After Dad died and Granny sort of went away, there was only Aunt Caroline, and at best she was a long subway ride away. Upper East Side facing the park where she lived with a rich guy named Rick. He invested in TV stations, whatever that means. Aunt Caroline took me to Central Park, and we’d walk, and she’d tell me stories about being in college and being with men and which men to watch out for. Most of it was boring. Aunt Caroline was not as good as Dad or Granny, but she was a whole lot better than Pah-tricia. But Caroline’s left me, too. London. Across the pond, that’s what she calls it. Tells me I should visit, but I don’t know. Granny shakes her head, and Pah-tricia says I have to be older.
Aunt Caroline sleeps around. That’s what Granny told me once, and that’s why I love Granny, at least when she’s being herself. But sometimes she lies in bed and hugs her purse and stares at me, and I know she’s far away. “That’s what old people do,” Caroline told me once. But when she’s here, I mean really here, Granny Liam tells me stuff she isn’t supposed to. I can see her eyes getting papery and can hear her throat getting all whispery. “Now don’t tell your mother I said this.” That’s how she starts up, and a chill goes up my arms, and I know I’m going to hear juicy stuff.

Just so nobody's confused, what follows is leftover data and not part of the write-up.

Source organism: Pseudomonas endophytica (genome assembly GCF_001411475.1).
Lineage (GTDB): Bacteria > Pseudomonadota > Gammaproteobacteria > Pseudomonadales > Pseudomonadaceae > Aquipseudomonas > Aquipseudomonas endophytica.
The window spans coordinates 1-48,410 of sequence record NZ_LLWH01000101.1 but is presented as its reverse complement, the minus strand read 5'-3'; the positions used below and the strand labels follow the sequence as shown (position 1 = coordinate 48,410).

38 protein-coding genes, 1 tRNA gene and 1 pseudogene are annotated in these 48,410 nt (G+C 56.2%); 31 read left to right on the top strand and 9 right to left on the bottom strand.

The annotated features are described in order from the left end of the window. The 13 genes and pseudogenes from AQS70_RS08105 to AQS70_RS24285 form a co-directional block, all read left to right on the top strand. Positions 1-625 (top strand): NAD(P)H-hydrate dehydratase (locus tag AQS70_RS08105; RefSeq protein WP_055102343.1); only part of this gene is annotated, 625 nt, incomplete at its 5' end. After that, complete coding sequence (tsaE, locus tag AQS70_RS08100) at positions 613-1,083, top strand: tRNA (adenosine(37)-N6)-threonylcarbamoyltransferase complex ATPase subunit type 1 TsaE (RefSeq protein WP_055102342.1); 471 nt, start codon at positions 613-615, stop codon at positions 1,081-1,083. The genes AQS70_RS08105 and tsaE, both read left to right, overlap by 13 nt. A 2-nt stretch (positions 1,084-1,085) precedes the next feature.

Photo: F Train Coney Island. Credit: bihphotography (Flickr), Creative Commons.